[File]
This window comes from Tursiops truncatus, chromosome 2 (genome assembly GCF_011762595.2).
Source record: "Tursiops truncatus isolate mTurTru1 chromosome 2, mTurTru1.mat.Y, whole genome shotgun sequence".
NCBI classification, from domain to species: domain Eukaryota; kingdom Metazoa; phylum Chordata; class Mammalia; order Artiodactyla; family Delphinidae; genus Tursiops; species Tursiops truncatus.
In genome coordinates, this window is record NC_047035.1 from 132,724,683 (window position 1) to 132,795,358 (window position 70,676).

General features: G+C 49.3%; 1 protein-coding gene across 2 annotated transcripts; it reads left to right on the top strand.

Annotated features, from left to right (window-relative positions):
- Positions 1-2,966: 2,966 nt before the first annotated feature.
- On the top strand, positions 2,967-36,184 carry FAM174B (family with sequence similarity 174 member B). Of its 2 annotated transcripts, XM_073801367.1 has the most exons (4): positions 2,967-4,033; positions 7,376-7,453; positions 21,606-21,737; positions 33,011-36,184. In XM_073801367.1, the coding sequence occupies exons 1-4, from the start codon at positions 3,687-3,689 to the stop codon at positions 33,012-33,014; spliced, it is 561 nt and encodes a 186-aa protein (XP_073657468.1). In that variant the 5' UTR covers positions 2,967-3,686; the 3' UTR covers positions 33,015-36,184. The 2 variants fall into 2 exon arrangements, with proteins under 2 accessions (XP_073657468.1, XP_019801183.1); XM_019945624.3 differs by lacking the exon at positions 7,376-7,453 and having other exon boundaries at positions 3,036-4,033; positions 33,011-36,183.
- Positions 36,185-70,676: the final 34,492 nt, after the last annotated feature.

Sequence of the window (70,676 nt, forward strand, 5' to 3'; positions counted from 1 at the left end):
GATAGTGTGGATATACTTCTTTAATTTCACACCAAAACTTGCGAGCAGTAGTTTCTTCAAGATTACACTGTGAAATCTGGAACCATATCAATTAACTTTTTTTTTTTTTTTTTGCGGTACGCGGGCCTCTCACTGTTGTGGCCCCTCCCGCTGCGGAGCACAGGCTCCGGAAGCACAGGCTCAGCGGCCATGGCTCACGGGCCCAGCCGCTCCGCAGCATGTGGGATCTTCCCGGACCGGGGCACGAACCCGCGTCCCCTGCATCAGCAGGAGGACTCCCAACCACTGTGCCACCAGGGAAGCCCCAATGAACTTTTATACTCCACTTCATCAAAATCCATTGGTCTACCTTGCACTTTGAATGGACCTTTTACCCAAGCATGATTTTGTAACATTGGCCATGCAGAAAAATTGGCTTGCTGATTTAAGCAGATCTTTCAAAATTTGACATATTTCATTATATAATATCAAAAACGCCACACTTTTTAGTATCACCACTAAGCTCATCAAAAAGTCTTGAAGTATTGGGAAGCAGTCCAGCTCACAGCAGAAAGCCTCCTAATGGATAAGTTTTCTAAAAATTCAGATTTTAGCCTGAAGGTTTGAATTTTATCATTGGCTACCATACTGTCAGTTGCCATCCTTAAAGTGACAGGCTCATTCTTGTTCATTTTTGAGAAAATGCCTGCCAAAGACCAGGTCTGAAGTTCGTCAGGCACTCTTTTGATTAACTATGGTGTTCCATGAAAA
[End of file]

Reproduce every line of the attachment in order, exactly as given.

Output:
This window comes from Tursiops truncatus, chromosome 2 (genome assembly GCF_011762595.2).
Source record: "Tursiops truncatus isolate mTurTru1 chromosome 2, mTurTru1.mat.Y, whole genome shotgun sequence".
NCBI classification, from domain to species: domain Eukaryota; kingdom Metazoa; phylum Chordata; class Mammalia; order Artiodactyla; family Delphinidae; genus Tursiops; species Tursiops truncatus.
In genome coordinates, this window is record NC_047035.1 from 132,724,683 (window position 1) to 132,795,358 (window position 70,676).

General features: G+C 49.3%; 1 protein-coding gene across 2 annotated transcripts; it reads left to right on the top strand.

Annotated features, from left to right (window-relative positions):
- Positions 1-2,966: 2,966 nt before the first annotated feature.
- On the top strand, positions 2,967-36,184 carry FAM174B (family with sequence similarity 174 member B). Of its 2 annotated transcripts, XM_073801367.1 has the most exons (4): positions 2,967-4,033; positions 7,376-7,453; positions 21,606-21,737; positions 33,011-36,184. In XM_073801367.1, the coding sequence occupies exons 1-4, from the start codon at positions 3,687-3,689 to the stop codon at positions 33,012-33,014; spliced, it is 561 nt and encodes a 186-aa protein (XP_073657468.1). In that variant the 5' UTR covers positions 2,967-3,686; the 3' UTR covers positions 33,015-36,184. The 2 variants fall into 2 exon arrangements, with proteins under 2 accessions (XP_073657468.1, XP_019801183.1); XM_019945624.3 differs by lacking the exon at positions 7,376-7,453 and having other exon boundaries at positions 3,036-4,033; positions 33,011-36,183.
- Positions 36,185-70,676: the final 34,492 nt, after the last annotated feature.

Sequence of the window (70,676 nt, forward strand, 5' to 3'; positions counted from 1 at the left end):
GATAGTGTGGATATACTTCTTTAATTTCACACCAAAACTTGCGAGCAGTAGTTTCTTCAAGATTACACTGTGAAATCTGGAACCATATCAATTAACTTTTTTTTTTTTTTTTTGCGGTACGCGGGCCTCTCACTGTTGTGGCCCCTCCCGCTGCGGAGCACAGGCTCCGGAAGCACAGGCTCAGCGGCCATGGCTCACGGGCCCAGCCGCTCCGCAGCATGTGGGATCTTCCCGGACCGGGGCACGAACCCGCGTCCCCTGCATCAGCAGGAGGACTCCCAACCACTGTGCCACCAGGGAAGCCCCAATGAACTTTTATACTCCACTTCATCAAAATCCATTGGTCTACCTTGCACTTTGAATGGACCTTTTACCCAAGCATGATTTTGTAACATTGGCCATGCAGAAAAATTGGCTTGCTGATTTAAGCAGATCTTTCAAAATTTGACATATTTCATTATATAATATCAAAAACGCCACACTTTTTAGTATCACCACTAAGCTCATCAAAAAGTCTTGAAGTATTGGGAAGCAGTCCAGCTCACAGCAGAAAGCCTCCTAATGGATAAGTTTTCTAAAAATTCAGATTTTAGCCTGAAGGTTTGAATTTTATCATTGGCTACCATACTGTCAGTTGCCATCCTTAAAGTGACAGGCTCATTCTTGTTCATTTTTGAGAAAATGCCTGCCAAAGACCAGGTCTGAAGTTCGTCAGGCACTCTTTTGATTAACTATGGTGTTCCATGAAAA